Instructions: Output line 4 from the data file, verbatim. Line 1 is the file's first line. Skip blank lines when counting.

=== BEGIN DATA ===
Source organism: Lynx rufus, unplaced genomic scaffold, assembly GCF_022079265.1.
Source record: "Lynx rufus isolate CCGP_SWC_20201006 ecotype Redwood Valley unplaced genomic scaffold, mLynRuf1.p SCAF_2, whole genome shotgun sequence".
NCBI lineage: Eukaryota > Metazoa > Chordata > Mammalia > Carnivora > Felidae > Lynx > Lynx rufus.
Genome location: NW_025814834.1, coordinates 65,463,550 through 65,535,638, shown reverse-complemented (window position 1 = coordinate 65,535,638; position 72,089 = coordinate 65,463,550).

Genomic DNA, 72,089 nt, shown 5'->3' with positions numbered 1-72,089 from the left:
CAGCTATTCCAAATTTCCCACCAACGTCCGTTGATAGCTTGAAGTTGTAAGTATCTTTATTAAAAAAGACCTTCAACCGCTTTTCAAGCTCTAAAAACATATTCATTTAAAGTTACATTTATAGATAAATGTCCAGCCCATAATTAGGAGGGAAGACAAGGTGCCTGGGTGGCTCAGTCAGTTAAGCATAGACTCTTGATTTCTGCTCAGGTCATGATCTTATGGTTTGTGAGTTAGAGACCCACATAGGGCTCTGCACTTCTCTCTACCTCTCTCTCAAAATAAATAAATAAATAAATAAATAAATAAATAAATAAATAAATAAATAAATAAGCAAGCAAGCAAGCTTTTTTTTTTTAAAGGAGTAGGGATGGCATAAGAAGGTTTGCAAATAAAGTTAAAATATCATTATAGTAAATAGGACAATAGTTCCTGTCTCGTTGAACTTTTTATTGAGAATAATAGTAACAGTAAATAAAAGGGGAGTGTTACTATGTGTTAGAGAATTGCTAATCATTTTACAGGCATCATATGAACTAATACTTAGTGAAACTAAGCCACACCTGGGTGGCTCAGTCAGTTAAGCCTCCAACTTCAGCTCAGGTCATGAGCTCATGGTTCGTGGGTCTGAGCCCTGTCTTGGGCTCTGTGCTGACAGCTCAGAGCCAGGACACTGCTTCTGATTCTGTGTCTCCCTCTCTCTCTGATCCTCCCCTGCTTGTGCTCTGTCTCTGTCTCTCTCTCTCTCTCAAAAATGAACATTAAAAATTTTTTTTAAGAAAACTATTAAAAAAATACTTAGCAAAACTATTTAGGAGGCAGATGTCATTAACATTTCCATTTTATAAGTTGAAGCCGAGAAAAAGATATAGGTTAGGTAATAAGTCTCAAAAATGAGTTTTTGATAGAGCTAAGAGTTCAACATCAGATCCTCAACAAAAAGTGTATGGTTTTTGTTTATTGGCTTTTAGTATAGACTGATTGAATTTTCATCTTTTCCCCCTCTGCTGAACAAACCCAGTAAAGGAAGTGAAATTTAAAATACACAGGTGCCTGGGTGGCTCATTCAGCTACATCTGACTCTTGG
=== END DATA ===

Genome location: NW_025814834.1, coordinates 65,463,550 through 65,535,638, shown reverse-complemented (window position 1 = coordinate 65,535,638; position 72,089 = coordinate 65,463,550).